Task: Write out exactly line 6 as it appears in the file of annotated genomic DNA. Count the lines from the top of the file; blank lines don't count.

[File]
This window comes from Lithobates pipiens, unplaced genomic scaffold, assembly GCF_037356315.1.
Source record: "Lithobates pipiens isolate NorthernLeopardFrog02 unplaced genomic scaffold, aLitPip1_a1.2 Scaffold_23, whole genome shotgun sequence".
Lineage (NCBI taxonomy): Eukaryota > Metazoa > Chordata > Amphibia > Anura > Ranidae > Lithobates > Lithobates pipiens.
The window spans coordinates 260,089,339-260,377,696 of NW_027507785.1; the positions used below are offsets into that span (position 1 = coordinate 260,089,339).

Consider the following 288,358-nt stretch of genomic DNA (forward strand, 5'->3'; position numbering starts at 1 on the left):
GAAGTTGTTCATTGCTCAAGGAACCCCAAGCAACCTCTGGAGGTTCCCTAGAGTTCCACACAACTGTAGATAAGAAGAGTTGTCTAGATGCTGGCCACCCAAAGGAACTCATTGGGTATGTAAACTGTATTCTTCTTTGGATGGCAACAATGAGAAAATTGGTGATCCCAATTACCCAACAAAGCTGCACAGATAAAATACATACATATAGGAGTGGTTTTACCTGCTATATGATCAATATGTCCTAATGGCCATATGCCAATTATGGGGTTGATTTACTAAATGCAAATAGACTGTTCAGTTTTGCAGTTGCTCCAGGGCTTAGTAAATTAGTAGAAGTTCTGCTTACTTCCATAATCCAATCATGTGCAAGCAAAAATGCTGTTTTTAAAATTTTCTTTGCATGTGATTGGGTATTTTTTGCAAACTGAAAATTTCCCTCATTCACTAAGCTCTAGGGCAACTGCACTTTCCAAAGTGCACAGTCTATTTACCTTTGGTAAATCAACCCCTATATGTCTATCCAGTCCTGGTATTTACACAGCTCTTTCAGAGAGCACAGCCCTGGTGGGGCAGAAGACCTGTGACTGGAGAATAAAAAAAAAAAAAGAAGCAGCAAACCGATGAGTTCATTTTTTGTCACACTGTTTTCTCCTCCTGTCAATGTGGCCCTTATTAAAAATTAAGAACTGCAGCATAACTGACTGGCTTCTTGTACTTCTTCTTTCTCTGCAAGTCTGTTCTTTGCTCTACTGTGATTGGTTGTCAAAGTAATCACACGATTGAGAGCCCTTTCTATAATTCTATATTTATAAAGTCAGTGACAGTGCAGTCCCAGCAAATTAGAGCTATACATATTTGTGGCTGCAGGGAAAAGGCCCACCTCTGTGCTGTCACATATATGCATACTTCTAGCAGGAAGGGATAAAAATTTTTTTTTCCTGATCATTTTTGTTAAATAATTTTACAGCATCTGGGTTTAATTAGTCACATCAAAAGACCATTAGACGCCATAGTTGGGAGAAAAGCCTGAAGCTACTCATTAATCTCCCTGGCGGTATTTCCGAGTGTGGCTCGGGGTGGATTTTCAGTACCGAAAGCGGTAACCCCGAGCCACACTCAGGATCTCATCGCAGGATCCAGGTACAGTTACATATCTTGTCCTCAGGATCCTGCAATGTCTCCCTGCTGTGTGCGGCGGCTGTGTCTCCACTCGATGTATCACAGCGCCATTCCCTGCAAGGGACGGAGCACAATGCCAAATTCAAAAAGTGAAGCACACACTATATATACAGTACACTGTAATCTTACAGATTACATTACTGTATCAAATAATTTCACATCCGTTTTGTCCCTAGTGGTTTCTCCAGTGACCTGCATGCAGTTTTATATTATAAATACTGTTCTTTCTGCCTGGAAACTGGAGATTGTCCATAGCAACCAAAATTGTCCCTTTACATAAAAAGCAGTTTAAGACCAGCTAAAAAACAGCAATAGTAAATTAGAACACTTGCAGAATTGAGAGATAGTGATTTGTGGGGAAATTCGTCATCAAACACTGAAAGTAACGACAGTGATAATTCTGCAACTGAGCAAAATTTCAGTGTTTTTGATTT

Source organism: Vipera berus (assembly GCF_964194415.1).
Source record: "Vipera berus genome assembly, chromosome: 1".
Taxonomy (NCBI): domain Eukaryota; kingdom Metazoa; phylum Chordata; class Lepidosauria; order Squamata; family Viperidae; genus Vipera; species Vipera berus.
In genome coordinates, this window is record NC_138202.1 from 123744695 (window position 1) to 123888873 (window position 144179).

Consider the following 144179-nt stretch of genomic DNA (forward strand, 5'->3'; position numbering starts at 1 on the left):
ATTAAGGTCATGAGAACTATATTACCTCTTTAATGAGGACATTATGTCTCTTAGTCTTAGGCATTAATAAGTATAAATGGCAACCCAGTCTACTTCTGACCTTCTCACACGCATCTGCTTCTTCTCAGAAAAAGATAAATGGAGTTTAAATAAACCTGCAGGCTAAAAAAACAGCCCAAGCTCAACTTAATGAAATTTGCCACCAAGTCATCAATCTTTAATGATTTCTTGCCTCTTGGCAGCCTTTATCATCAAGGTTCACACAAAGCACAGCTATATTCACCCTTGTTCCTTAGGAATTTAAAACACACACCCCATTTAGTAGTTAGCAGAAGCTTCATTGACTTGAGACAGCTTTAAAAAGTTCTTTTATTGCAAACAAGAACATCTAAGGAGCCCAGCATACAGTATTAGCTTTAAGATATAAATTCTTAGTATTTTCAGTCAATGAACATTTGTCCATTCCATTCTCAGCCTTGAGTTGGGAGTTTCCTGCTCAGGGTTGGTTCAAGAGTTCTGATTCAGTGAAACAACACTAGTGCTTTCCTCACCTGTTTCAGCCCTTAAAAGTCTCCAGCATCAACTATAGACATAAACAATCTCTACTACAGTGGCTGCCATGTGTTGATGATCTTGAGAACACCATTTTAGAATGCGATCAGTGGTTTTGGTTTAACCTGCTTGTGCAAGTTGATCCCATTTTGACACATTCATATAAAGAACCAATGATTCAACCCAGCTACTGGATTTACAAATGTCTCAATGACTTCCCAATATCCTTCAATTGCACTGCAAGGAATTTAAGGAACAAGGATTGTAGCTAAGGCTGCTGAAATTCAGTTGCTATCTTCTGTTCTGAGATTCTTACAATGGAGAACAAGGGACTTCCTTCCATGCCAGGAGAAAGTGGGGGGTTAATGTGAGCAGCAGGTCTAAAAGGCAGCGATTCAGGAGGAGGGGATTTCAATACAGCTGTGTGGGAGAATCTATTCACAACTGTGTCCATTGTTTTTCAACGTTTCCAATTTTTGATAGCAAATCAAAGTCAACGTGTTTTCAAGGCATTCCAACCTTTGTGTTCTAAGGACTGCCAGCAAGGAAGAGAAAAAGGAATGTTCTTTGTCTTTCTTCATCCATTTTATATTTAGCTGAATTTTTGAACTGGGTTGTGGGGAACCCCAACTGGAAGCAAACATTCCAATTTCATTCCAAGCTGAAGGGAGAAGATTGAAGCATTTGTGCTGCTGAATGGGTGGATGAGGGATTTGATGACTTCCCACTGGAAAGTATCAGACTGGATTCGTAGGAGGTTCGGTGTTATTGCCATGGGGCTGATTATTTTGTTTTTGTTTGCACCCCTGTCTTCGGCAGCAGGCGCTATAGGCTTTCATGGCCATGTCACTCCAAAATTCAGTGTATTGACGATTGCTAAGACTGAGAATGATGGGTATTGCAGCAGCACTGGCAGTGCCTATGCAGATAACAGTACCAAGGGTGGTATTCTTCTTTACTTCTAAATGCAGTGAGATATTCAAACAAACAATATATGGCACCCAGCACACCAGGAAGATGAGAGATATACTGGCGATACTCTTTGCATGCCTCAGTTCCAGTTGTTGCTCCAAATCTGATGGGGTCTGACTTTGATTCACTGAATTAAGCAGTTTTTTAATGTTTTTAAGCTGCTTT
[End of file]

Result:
GAAGTTGTTCATTGCTCAAGGAACCCCAAGCAACCTCTGGAGGTTCCCTAGAGTTCCACACAACTGTAGATAAGAAGAGTTGTCTAGATGCTGGCCACCCAAAGGAACTCATTGGGTATGTAAACTGTATTCTTCTTTGGATGGCAACAATGAGAAAATTGGTGATCCCAATTACCCAACAAAGCTGCACAGATAAAATACATACATATAGGAGTGGTTTTACCTGCTATATGATCAATATGTCCTAATGGCCATATGCCAATTATGGGGTTGATTTACTAAATGCAAATAGACTGTTCAGTTTTGCAGTTGCTCCAGGGCTTAGTAAATTAGTAGAAGTTCTGCTTACTTCCATAATCCAATCATGTGCAAGCAAAAATGCTGTTTTTAAAATTTTCTTTGCATGTGATTGGGTATTTTTTGCAAACTGAAAATTTCCCTCATTCACTAAGCTCTAGGGCAACTGCACTTTCCAAAGTGCACAGTCTATTTACCTTTGGTAAATCAACCCCTATATGTCTATCCAGTCCTGGTATTTACACAGCTCTTTCAGAGAGCACAGCCCTGGTGGGGCAGAAGACCTGTGACTGGAGAATAAAAAAAAAAAAAGAAGCAGCAAACCGATGAGTTCATTTTTTGTCACACTGTTTTCTCCTCCTGTCAATGTGGCCCTTATTAAAAATTAAGAACTGCAGCATAACTGACTGGCTTCTTGTACTTCTTCTTTCTCTGCAAGTCTGTTCTTTGCTCTACTGTGATTGGTTGTCAAAGTAATCACACGATTGAGAGCCCTTTCTATAATTCTATATTTATAAAGTCAGTGACAGTGCAGTCCCAGCAAATTAGAGCTATACATATTTGTGGCTGCAGGGAAAAGGCCCACCTCTGTGCTGTCACATATATGCATACTTCTAGCAGGAAGGGATAAAAATTTTTTTTTCCTGATCATTTTTGTTAAATAATTTTACAGCATCTGGGTTTAATTAGTCACATCAAAAGACCATTAGACGCCATAGTTGGGAGAAAAGCCTGAAGCTACTCATTAATCTCCCTGGCGGTATTTCCGAGTGTGGCTCGGGGTGGATTTTCAGTACCGAAAGCGGTAACCCCGAGCCACACTCAGGATCTCATCGCAGGATCCAGGTACAGTTACATATCTTGTCCTCAGGATCCTGCAATGTCTCCCTGCTGTGTGCGGCGGCTGTGTCTCCACTCGATGTATCACAGCGCCATTCCCTGCAAGGGACGGAGCACAATGCCAAATTCAAAAAGTGAAGCACACACTATATATACAGTACACTGTAATCTTACAGATTACATTACTGTATCAAATAATTTCACATCCGTTTTGTCCCTAGTGGTTTCTCCAGTGACCTGCATGCAGTTTTATATTATAAATACTGTTCTTTCTGCCTGGAAACTGGAGATTGTCCATAGCAACCAAAATTGTCCCTTTACATAAAAAGCAGTTTAAGACCAGCTAAAAAACAGCAATAGTAAATTAGAACACTTGCAGAATTGAGAGATAGTGATTTGTGGGGAAATTCGTCATCAAACACTGAAAGTAACGACAGTGATAATTCTGCAACTGAGCAAAATTTCAGTGTTTTTGATTT